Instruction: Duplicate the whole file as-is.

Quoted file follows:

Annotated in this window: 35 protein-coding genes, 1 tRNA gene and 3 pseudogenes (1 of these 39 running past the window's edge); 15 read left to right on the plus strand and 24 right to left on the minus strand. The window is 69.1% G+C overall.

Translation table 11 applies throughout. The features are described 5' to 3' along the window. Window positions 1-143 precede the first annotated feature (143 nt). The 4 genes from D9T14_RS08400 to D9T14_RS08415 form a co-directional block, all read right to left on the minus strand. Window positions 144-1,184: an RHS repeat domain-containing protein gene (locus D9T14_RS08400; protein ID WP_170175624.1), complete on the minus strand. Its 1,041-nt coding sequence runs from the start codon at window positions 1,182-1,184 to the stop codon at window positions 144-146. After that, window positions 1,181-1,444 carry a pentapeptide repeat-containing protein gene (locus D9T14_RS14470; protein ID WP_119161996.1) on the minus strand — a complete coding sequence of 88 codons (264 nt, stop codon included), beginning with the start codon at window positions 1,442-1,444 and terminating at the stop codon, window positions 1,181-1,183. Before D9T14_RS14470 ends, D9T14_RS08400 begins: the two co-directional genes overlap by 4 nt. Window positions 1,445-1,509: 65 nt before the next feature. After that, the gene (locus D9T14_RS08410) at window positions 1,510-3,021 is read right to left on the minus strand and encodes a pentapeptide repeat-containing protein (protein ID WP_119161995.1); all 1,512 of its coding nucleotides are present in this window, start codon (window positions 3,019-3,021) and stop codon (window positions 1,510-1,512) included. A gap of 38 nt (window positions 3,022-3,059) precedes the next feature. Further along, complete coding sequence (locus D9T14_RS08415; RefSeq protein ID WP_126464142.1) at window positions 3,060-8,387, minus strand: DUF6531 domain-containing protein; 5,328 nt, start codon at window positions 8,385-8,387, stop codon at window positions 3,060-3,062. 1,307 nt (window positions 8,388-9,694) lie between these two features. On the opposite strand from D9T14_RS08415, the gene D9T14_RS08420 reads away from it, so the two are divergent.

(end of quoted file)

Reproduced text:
Annotated in this window: 35 protein-coding genes, 1 tRNA gene and 3 pseudogenes (1 of these 39 running past the window's edge); 15 read left to right on the plus strand and 24 right to left on the minus strand. The window is 69.1% G+C overall.

Translation table 11 applies throughout. The features are described 5' to 3' along the window. Window positions 1-143 precede the first annotated feature (143 nt). The 4 genes from D9T14_RS08400 to D9T14_RS08415 form a co-directional block, all read right to left on the minus strand. Window positions 144-1,184: an RHS repeat domain-containing protein gene (locus D9T14_RS08400; protein ID WP_170175624.1), complete on the minus strand. Its 1,041-nt coding sequence runs from the start codon at window positions 1,182-1,184 to the stop codon at window positions 144-146. After that, window positions 1,181-1,444 carry a pentapeptide repeat-containing protein gene (locus D9T14_RS14470; protein ID WP_119161996.1) on the minus strand — a complete coding sequence of 88 codons (264 nt, stop codon included), beginning with the start codon at window positions 1,442-1,444 and terminating at the stop codon, window positions 1,181-1,183. Before D9T14_RS14470 ends, D9T14_RS08400 begins: the two co-directional genes overlap by 4 nt. Window positions 1,445-1,509: 65 nt before the next feature. After that, the gene (locus D9T14_RS08410) at window positions 1,510-3,021 is read right to left on the minus strand and encodes a pentapeptide repeat-containing protein (protein ID WP_119161995.1); all 1,512 of its coding nucleotides are present in this window, start codon (window positions 3,019-3,021) and stop codon (window positions 1,510-1,512) included. A gap of 38 nt (window positions 3,022-3,059) precedes the next feature. Further along, complete coding sequence (locus D9T14_RS08415; RefSeq protein ID WP_126464142.1) at window positions 3,060-8,387, minus strand: DUF6531 domain-containing protein; 5,328 nt, start codon at window positions 8,385-8,387, stop codon at window positions 3,060-3,062. 1,307 nt (window positions 8,388-9,694) lie between these two features. On the opposite strand from D9T14_RS08415, the gene D9T14_RS08420 reads away from it, so the two are divergent.